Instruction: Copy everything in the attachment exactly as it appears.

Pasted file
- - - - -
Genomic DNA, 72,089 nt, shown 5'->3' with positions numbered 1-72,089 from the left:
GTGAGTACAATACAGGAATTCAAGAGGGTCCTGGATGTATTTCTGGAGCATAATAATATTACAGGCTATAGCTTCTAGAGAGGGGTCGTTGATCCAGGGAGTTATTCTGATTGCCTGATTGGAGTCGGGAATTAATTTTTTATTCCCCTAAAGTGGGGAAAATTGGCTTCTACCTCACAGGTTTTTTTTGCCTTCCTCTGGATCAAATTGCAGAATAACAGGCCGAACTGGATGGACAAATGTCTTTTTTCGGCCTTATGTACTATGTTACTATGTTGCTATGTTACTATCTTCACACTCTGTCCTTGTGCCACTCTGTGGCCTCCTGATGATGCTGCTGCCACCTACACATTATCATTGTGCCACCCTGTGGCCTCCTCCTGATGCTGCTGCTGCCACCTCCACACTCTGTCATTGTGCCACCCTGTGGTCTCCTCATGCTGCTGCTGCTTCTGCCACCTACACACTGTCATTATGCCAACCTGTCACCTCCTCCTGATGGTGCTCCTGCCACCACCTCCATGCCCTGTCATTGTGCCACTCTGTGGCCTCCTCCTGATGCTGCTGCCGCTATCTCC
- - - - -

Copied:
Genomic DNA, 72,089 nt, shown 5'->3' with positions numbered 1-72,089 from the left:
GTGAGTACAATACAGGAATTCAAGAGGGTCCTGGATGTATTTCTGGAGCATAATAATATTACAGGCTATAGCTTCTAGAGAGGGGTCGTTGATCCAGGGAGTTATTCTGATTGCCTGATTGGAGTCGGGAATTAATTTTTTATTCCCCTAAAGTGGGGAAAATTGGCTTCTACCTCACAGGTTTTTTTTGCCTTCCTCTGGATCAAATTGCAGAATAACAGGCCGAACTGGATGGACAAATGTCTTTTTTCGGCCTTATGTACTATGTTACTATGTTGCTATGTTACTATCTTCACACTCTGTCCTTGTGCCACTCTGTGGCCTCCTGATGATGCTGCTGCCACCTACACATTATCATTGTGCCACCCTGTGGCCTCCTCCTGATGCTGCTGCTGCCACCTCCACACTCTGTCATTGTGCCACCCTGTGGTCTCCTCATGCTGCTGCTGCTTCTGCCACCTACACACTGTCATTATGCCAACCTGTCACCTCCTCCTGATGGTGCTCCTGCCACCACCTCCATGCCCTGTCATTGTGCCACTCTGTGGCCTCCTCCTGATGCTGCTGCCGCTATCTCC